Why do bad things happen to innocent people? Countless thinkers and theologians have wrestled with this conundrum throughout history. But although it may be impossible to justify the suffering of innocents, their ill fortune can, perversely, make for highly amusing storytelling. This map looks at the sometimes maligned philosophy of optimism as it occurs in chefs d’oeuvre like Voltaire’s Candide and Charles M. Schulz’s Peanuts.
The full title of French Enlightenment writer Voltaire’s most famous work is Candide, or Optimism. At first blush, the novella appears to attack the reasonableness of taking a positive stance toward human existence. But is the book really so down on optimism? Its hero, Candide, is an eyewitness to numerous disasters, natural and man-made, and is the victim of romantic betrayal, theft and torture. Yet he manages to sustain the hopeful philosophy he learned as a young man under the tutelage of Dr. Pangloss. Given Candide’s dreadful experiences, his trust in Pangloss’s “best of all possible worlds” doctrine seems like foolishness. But Candide somehow survives every crime and cruelty he encounters. Perhaps he’s a “holy fool,” whose salvation lies precisely in his stubborn optimism. Voltaire’s book seems to suggest that optimism is both pure idiocy and a successful adaptation to a vicious world. It’s a common conceit: Among Candide’s literary kin are such characters as Prince Myshkin, in Fyodor Dostoevsky’s 1869 novel The Idiot; Chance, in Jerzy Kosinski’s novel Being There (1971); Guido Orefice, portrayed by Roberto Benigni in the film Life Is Beautiful (1997); and the allusively named heroine of Terry Southern and Mason Hoffenberg’s 1958 novel Candy.
Candide’s Dr. Pangloss is the archetype for the nutty professor, a stock comic character who lectures nonsense and is incapable of imparting practical knowledge. In Candide, Pangloss (Greek for “all tongue”) tutors the children of Baron Thunder-ten-tronckh, including Candide, the baron’s bastard nephew. The tutor is given to nonsense syllogism: “Observe, for instance, the nose is formed for spectacles, therefore we wear spectacles. The legs are visibly designed for stockings, accordingly we wear stockings.” The gobbledygook philosophy Pangloss dispenses—Voltaire calls it “metaphysico-theologo-cosmolonigology”—boils down to one simple principle: This is the best of all possible worlds, and everything that happens therefore happens for the best. War, earthquake and the Inquisition severely test this dubitable thesis, but Pangloss, who reappears throughout the novella, never abandons this lunacy—even at the book’s end, when, by his own admission, he has come to disbelieve it.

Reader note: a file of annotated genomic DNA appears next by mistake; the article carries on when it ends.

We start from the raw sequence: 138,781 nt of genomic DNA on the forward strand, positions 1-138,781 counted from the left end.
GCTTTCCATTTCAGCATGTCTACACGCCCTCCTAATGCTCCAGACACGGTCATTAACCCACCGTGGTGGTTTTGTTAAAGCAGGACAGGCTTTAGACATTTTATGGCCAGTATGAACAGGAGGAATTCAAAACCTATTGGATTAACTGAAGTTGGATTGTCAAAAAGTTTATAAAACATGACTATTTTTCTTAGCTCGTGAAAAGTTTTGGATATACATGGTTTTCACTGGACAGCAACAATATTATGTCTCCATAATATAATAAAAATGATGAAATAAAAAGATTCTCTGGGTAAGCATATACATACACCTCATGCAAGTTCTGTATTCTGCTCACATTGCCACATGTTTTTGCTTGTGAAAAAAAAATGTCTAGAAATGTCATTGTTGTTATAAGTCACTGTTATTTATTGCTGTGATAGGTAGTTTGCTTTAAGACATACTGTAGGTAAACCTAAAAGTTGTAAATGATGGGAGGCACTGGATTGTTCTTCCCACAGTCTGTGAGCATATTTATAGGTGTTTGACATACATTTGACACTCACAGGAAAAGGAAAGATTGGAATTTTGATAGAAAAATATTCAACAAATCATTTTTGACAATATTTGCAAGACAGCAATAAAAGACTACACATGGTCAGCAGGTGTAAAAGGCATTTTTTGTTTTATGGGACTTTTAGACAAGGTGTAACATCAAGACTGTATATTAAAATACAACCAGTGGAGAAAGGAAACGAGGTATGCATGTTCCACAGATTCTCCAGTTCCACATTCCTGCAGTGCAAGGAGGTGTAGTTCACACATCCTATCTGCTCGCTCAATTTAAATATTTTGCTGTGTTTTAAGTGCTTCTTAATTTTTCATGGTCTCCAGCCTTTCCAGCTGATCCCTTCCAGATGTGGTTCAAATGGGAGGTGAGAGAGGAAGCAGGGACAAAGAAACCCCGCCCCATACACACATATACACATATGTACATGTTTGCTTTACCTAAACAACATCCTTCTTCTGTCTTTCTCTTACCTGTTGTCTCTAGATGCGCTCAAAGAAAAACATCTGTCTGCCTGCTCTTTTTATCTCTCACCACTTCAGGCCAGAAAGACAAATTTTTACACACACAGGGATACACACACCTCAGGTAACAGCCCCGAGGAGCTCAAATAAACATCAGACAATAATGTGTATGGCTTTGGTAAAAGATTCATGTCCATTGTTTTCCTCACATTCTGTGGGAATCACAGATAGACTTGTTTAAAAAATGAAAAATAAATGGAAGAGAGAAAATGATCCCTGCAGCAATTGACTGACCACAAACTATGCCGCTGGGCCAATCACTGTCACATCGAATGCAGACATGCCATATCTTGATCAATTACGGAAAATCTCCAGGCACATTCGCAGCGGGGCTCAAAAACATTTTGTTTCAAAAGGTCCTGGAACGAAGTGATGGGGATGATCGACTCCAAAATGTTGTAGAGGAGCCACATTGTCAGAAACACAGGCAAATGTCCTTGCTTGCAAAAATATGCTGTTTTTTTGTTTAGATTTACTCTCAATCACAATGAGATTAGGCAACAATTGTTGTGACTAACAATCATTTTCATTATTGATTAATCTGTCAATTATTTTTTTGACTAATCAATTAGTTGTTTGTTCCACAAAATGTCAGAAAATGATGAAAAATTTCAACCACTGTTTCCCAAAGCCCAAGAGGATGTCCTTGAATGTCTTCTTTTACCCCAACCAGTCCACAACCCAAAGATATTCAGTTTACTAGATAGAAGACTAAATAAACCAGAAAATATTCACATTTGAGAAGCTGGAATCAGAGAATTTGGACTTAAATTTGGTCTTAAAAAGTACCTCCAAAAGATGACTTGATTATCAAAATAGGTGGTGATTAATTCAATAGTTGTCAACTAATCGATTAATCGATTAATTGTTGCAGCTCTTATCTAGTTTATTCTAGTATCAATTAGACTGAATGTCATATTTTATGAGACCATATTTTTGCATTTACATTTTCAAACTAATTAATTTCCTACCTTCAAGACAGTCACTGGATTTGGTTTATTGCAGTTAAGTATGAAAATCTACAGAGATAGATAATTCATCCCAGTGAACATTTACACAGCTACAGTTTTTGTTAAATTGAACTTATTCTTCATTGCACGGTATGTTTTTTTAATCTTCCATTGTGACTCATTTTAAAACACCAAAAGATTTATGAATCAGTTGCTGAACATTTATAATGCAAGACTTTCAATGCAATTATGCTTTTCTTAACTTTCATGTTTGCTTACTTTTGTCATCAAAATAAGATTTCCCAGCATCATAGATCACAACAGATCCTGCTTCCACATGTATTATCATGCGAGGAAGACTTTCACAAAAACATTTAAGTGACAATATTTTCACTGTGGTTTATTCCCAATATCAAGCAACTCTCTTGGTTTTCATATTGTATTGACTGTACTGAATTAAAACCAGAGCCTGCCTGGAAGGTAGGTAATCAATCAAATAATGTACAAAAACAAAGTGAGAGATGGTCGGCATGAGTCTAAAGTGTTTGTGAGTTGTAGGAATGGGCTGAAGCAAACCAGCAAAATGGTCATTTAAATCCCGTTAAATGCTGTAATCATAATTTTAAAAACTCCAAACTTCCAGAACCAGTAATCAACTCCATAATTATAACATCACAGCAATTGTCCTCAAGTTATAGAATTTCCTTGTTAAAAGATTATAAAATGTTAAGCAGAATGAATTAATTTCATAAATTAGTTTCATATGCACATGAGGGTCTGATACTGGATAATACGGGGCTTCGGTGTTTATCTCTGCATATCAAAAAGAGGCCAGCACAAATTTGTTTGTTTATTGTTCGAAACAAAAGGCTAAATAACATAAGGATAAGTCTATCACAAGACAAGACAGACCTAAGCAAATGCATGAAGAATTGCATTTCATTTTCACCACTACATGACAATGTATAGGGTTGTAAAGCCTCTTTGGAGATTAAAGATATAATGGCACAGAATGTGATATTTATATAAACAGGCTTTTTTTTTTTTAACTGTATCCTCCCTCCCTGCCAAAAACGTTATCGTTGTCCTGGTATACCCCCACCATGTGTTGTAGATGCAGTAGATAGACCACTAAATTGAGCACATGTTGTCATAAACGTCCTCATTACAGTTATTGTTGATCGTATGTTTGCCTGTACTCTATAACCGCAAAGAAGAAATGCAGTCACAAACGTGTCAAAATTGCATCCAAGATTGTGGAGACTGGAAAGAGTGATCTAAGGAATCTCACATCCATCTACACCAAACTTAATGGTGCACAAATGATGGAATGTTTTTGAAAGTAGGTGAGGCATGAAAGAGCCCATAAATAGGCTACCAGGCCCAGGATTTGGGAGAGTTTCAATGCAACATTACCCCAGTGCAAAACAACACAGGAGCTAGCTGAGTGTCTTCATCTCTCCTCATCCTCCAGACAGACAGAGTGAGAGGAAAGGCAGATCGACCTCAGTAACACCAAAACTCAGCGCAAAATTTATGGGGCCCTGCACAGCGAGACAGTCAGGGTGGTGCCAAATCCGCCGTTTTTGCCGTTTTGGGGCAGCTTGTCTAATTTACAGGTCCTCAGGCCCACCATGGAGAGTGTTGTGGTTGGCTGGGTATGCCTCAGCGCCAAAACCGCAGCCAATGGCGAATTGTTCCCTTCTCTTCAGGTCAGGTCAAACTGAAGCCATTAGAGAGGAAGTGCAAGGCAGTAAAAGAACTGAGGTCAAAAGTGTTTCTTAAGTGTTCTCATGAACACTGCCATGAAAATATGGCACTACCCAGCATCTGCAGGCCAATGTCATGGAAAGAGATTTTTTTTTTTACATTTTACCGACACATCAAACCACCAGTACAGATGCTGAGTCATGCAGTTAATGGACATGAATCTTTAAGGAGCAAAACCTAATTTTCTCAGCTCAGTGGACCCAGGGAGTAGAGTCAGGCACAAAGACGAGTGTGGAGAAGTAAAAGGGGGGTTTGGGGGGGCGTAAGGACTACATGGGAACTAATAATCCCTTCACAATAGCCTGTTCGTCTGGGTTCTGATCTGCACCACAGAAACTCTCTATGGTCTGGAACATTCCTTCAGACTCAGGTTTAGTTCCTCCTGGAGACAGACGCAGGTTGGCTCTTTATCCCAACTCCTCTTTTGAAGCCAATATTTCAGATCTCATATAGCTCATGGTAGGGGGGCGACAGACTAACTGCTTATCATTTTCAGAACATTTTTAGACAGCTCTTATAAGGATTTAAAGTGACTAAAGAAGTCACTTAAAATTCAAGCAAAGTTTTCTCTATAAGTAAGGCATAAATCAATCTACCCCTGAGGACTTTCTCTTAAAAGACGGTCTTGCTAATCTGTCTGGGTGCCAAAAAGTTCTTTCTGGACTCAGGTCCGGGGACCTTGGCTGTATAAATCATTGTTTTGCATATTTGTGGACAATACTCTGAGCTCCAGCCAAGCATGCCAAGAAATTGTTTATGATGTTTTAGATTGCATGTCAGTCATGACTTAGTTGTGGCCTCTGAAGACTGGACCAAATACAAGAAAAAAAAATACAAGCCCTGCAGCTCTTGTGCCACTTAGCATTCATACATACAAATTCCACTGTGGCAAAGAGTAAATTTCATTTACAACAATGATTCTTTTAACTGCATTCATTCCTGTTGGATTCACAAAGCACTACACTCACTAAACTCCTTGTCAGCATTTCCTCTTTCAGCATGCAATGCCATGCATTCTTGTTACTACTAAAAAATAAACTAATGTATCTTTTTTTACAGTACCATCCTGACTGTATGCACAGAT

Later takes on this comic type include the American comedian “Professor” Irwin Corey, who bills himself as the World’s Foremost Authority and whose shtick involves spouting malaprop-strewn gibberish, and Professor Julius Kelp, the clumsy, romantically inept chemistry teacher played by Jerry Lewis in his 1963 film The Nutty Professor (and by Eddie Murphy in the 1990s remakes).
German philosopher Gottfried Wilhelm Leibniz was, like Voltaire, a man of the Enlightenment and a believer in the power of reason. But bookish Leibniz was, in the philosophical sense, an idealist; the worldly Voltaire was by contrast a realist.
Voltaire’s Candide can be read as a realist’s scoffing at an idealist’s naivety. Candide not only pokes fun at Leibniz the man—by way of nutty professor Dr. Pangloss—it attacks Leibniz’s theodicy. A theodicy (Leibniz coined the term) is a philosophical argument that tries to reconcile two discrete notions—in this case, that the world is governed by God and that evil and suffering exist. Leibniz posits that if (as he fervently believed) God exists, we necessarily must inhabit the best of all possible worlds. Why? For the simple reason that a god who is both all-knowing and all-powerful would not have created a less than optimal world for humans to live in. The argument sounds highfalutin but is only a highbrow version of what many optimistic people believe: that under God’s plan, everything works toward the good. Voltaire, however, was outraged by human suffering and had no patience for arguments that simply explained evil away.
Dr. Pangloss is a clown figure, but one who is as disturbing as he is laughable. The “education” he gives his young charges—Candide, Candide’s lovely cousin Cunégonde and her unnamed brother—is so delusional, so contrary to the hard realities they will face, that the reader wonders whether Pangloss is just stupid or deliberately mendacious.